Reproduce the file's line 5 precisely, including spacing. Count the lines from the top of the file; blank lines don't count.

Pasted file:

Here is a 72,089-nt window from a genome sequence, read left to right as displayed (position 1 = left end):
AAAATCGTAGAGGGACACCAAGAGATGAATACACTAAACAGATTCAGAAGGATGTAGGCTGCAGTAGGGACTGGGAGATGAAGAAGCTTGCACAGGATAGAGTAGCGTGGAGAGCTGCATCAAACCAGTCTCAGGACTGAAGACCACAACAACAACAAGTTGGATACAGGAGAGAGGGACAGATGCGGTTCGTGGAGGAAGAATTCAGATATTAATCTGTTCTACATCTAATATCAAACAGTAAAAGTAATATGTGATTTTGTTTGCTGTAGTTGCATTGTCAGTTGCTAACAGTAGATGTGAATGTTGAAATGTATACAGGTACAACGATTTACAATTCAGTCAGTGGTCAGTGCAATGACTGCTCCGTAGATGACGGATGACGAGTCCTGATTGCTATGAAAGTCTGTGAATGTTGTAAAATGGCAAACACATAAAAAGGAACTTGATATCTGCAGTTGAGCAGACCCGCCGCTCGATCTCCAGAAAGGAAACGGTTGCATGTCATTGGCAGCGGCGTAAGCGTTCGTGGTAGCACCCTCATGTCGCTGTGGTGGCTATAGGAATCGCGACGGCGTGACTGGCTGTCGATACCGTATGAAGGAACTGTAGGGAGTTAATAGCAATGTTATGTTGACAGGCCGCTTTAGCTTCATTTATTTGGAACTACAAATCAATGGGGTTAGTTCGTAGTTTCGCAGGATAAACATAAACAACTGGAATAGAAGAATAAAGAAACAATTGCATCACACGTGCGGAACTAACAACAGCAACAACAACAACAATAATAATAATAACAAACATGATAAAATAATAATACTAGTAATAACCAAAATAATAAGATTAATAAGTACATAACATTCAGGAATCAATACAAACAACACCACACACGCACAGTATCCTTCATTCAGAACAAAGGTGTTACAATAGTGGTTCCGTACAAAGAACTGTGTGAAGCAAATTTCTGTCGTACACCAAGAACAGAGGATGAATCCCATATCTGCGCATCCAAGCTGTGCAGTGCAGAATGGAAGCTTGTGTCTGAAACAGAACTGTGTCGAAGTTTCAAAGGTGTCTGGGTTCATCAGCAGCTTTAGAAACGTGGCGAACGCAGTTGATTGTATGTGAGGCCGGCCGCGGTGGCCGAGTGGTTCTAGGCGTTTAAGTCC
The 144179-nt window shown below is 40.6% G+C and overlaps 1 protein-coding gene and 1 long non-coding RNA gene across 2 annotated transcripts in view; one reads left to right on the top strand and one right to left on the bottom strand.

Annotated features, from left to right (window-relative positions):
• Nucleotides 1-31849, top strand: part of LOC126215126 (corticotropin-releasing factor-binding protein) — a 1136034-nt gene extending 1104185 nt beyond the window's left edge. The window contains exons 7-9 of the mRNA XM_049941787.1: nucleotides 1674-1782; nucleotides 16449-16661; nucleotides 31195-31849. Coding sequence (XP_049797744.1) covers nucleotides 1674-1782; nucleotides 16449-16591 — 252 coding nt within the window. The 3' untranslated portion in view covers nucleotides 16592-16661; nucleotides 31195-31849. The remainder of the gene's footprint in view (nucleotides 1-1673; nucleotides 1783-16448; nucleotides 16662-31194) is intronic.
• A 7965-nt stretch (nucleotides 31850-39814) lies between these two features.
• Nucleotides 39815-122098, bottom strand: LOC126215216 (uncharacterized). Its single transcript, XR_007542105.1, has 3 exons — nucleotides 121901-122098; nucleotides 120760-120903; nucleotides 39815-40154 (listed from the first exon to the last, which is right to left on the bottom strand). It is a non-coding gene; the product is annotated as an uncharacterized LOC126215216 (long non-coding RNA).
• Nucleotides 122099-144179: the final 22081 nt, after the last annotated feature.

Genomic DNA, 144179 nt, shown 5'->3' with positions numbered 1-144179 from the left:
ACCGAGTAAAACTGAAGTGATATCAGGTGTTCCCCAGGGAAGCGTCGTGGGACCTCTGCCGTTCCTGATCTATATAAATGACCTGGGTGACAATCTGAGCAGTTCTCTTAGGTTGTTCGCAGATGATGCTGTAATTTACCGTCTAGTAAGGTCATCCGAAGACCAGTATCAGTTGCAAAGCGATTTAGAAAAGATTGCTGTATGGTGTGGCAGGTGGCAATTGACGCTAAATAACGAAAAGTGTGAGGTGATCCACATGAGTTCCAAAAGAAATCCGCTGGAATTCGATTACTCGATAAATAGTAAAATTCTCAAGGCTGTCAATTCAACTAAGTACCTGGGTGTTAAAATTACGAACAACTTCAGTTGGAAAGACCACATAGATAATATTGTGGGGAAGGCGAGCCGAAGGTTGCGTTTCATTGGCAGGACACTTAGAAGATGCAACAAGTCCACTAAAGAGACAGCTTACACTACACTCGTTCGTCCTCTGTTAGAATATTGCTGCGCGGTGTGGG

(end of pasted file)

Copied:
• Nucleotides 1-31849, top strand: part of LOC126215126 (corticotropin-releasing factor-binding protein) — a 1136034-nt gene extending 1104185 nt beyond the window's left edge. The window contains exons 7-9 of the mRNA XM_049941787.1: nucleotides 1674-1782; nucleotides 16449-16661; nucleotides 31195-31849. Coding sequence (XP_049797744.1) covers nucleotides 1674-1782; nucleotides 16449-16591 — 252 coding nt within the window. The 3' untranslated portion in view covers nucleotides 16592-16661; nucleotides 31195-31849. The remainder of the gene's footprint in view (nucleotides 1-1673; nucleotides 1783-16448; nucleotides 16662-31194) is intronic.